This role of PSYOP’s is far from neutral during war, and the use of a seasoned PSYOP officer, trained to provide information to domestic and foreign audiences that will shape opinions in support of US military action, provides a clear use of the military narrative in a contemporary art setting, a compelling site if targets include “key communicators.” That his central involvement in creating a framework for discourse was approved by staff at four separate, highly regarded institutions is disturbing to say the least.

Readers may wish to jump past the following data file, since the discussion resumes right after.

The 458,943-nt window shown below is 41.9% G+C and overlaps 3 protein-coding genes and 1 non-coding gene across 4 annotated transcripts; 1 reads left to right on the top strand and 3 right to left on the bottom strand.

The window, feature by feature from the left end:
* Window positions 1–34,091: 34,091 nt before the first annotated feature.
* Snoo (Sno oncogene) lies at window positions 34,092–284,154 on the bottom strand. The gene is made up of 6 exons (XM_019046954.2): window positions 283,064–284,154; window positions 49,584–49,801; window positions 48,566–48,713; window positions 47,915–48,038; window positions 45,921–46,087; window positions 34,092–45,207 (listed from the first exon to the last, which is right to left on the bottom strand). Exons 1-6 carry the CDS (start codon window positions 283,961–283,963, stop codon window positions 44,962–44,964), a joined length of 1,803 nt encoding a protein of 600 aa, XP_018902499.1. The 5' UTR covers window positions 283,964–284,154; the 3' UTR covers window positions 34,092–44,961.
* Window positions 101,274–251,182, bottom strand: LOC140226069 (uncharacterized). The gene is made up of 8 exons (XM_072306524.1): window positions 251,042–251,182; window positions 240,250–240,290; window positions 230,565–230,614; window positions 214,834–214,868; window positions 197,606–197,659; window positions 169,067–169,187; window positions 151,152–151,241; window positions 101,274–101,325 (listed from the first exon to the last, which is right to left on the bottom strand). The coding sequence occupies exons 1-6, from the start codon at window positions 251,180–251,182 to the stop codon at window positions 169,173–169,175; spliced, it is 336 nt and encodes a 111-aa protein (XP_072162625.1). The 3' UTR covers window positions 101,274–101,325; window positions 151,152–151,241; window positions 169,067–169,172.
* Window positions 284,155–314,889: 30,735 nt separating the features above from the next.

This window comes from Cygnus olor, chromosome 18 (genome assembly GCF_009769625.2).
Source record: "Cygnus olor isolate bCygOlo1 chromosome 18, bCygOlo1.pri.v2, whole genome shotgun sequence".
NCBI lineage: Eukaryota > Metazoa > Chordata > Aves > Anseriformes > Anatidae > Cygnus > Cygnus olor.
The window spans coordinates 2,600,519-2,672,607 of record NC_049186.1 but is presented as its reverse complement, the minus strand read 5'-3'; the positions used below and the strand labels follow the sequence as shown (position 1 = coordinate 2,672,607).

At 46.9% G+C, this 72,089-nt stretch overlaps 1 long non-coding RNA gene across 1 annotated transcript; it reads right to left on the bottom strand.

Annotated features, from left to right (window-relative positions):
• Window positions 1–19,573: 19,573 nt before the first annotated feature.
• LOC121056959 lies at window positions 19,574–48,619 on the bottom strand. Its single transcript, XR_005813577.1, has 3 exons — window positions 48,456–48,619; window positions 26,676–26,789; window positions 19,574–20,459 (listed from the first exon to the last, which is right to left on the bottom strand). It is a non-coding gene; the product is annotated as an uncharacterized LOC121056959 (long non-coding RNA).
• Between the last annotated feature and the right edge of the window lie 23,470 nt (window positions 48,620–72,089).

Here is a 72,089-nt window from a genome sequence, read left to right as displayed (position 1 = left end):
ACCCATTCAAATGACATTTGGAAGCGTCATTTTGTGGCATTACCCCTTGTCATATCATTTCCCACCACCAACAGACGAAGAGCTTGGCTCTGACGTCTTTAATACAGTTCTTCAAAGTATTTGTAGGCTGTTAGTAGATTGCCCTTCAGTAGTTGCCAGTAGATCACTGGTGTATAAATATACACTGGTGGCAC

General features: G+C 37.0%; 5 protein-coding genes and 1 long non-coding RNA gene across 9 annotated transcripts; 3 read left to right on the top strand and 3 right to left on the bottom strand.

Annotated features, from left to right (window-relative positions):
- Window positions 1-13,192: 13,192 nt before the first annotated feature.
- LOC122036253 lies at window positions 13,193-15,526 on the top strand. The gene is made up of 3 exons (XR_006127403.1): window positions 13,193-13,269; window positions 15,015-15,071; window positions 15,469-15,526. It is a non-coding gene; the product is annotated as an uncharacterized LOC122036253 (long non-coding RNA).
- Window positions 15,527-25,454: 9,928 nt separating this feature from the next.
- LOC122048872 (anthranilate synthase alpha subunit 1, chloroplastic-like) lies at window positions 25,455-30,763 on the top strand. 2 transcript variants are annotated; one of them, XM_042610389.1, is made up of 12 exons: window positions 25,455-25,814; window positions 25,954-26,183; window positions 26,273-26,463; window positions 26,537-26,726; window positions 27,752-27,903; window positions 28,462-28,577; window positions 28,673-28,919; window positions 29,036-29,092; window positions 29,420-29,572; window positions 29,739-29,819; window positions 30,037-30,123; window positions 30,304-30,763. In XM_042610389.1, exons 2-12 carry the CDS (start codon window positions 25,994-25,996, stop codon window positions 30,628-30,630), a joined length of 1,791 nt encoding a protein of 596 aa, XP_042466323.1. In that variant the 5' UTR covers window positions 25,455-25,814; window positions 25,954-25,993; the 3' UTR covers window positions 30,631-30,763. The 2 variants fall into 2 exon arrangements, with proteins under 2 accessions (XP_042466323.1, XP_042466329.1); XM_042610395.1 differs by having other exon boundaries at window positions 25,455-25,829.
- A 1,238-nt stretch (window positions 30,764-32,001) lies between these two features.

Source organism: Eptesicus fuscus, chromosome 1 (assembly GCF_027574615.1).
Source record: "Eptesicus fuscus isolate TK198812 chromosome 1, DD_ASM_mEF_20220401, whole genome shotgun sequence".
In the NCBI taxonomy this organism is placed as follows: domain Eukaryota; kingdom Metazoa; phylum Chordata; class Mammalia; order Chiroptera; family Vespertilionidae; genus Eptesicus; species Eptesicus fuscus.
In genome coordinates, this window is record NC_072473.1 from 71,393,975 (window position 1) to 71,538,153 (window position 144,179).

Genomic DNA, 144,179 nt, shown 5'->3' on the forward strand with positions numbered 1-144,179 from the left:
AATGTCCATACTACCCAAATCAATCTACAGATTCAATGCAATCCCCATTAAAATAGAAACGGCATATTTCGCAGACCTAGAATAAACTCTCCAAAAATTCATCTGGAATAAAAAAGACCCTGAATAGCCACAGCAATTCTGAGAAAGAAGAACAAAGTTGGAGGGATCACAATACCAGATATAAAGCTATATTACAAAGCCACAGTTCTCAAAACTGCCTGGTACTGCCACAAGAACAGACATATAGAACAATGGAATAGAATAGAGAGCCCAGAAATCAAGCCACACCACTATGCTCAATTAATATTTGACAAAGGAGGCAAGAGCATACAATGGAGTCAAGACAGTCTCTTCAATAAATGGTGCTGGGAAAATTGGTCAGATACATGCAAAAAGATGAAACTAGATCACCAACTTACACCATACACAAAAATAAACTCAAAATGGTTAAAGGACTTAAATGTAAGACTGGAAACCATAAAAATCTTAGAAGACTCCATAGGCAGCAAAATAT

Nato Thompson, a co-curator of the project from Creative Time, participated in the road trip and produced an online diary of his experiences. While much of Thompson’s diary was composed of fairly benign encounters and conversations that took place on the trip (interspersed with various dinners and social interactions with curators and organizers along the way) his comments regarding co-participant Essam Pasha exemplify the mistrust of a non-mitigated Arab voice and person.
During a stop in Santa Fe, Thompson describes a heated discussion between a man who “came at Essam with some aggression,” accusing religious extremists of being the problem in Iraq. Essam replies that money is at the root of the issue, and that members of the US Army are “actually mercenaries.” Thompson states that the man “lost it,” and instead of focusing on the man’s misplaced reaction Thompson goes on to observe: